Screw Loose Change announces: "Screw government transparency! Long live secrecy!"
Screw Loose Change, a blog devoted to adoring the 9/11 Commission Report, has officially declared its broader goal. "Screw government transparency," says Pat. "Somebody has to rail against those 9/11 Twoofers, who want a new investigation of 9/11. New investigation? What for, when you have the bipartisan 9/11 Commission Report?"
In a moment of unusual clarity, SLC then rambled for hours about how Bush waited 440 days before allowing anyone to investigate 9/11 because he was preoccupied with the War on Terror, and how threatening Tom Daschle not to investigate was just Bush and Cheney's way of playing a frat boy prank on Tommie. "They're just bullies being bullies," Pat explained. "Yeah, defying the public's desire to investigate the worst terrorist attack in the history of America is their way of snapping a towel in the locker room," concurred James.
Naming Henry Kissinger the executive director of the Commission was another prank, James calmly explained. "I mean, Bush is a crazy fascist, but he's not that crazy."
Sure, Pat admitted, Kissinger's replacement, Philip Zelikow, was a White House insider extraordinaire. "But what were they to do, honor the necessary transparency of an elected government and seek a truly independent investigation?"
Adding Lee Hamilton, who famously managed the Iran-Contra affair for Bush Sr, just makes sense. "He's got experience with this sort of thing," noted James. The chair of the commission, Thomas Kean, can be trusted, says Pat, because "he's up to his eyeballs in corporate sponsorship, and people with corporate sponsorship are trustworthy. That's why they get sponsored."
The initial allotment of 3 million to the Commission was a sign of Bush's commitment to small government, says James. "Next thing you know, we'll be spending millions to investigate every worst terrorist attack ever. That's just wasteful."
As for the massive conflcits of interest for every member of the Commission, Pat says that's to be expected because "important people tend to be rich as well."
And sure, says James, some of the 9/11 victims' families protested the effectiveness of the commission, but you can't please everyone all the time.
And yes, admits Pat, intelligence agencies did not cooperate with the Commission, and Commissioners complained about not having access to key intelligence reports, but elected governments can't do the bidding of the people if they're constantly declassifying vital intelligence reports. "I mean, what's more important: guarding the secrets of the shadow government, or having full transparency in the investigation of the most horrific terrorist attack in the history of the country? I think the answer is obvious," says James.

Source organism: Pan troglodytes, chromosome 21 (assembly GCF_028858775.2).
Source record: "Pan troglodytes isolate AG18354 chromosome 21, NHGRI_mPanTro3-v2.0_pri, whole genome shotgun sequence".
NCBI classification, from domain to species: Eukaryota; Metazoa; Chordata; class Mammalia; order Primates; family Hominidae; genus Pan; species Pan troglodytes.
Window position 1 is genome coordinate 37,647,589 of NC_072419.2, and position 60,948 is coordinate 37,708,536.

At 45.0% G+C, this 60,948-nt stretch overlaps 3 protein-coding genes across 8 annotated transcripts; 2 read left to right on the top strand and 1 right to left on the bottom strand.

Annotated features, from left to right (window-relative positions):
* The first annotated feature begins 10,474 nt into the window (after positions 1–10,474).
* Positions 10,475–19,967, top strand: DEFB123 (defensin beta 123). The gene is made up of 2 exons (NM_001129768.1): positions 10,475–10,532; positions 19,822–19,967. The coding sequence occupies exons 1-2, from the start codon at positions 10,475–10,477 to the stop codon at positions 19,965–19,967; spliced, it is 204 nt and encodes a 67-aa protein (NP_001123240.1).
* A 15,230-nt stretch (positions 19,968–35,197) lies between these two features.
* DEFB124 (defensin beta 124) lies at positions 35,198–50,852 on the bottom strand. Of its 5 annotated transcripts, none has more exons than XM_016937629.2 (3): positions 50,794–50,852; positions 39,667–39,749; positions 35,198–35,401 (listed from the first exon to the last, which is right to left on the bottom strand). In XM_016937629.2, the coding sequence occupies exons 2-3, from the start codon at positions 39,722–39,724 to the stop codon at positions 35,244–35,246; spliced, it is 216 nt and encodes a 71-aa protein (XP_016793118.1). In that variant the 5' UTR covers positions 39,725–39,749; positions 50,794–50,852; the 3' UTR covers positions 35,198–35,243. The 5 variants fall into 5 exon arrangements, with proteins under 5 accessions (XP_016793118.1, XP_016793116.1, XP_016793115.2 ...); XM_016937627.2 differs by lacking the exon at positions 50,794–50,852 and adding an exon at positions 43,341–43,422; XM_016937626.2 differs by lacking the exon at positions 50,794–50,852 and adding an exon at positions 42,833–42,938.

And, yes, Senator Max Cleland left the commission, calling it a "national scandal." But "what's he ever done for this country?" asks Pat.
When Bush and Cheney declined to testify to the Commission under oath, and declined to testify independently, and declined to testify with recording equipment in the room, they were once again acting the part of frat boy pranksters, explains Pat. "These guys are really funny once you get to know them. On the surface they're all proto-fascist swagger and secrecy, but underneath they're just a couple of Neanderthal psychopaths with a penchant for pranksterism."
The questioning of Rudy Giuliani was described by Kean himself as a "low point" for the Commission. "The commissioners don't see Rudy often," explained James, "so when they met they had some catching up to do. Too bad that precluded the asking of real questions. But what can you do when friends get together, you know?"
Later, Kean and Hamilton declared in their book, Without Precedent, that the Commission was "set up to fail". "Man," says Pat, "these guys will say anything to sell books."
"I think the people who don't trust the 9/11 Commission Report are just jealous that they aren't able to withhold national secrets from the public, in a style reminiscent of totalitarian governments throughout history," concluded Pat. "Jealousy is a green-eyed monster. I read that somewhere."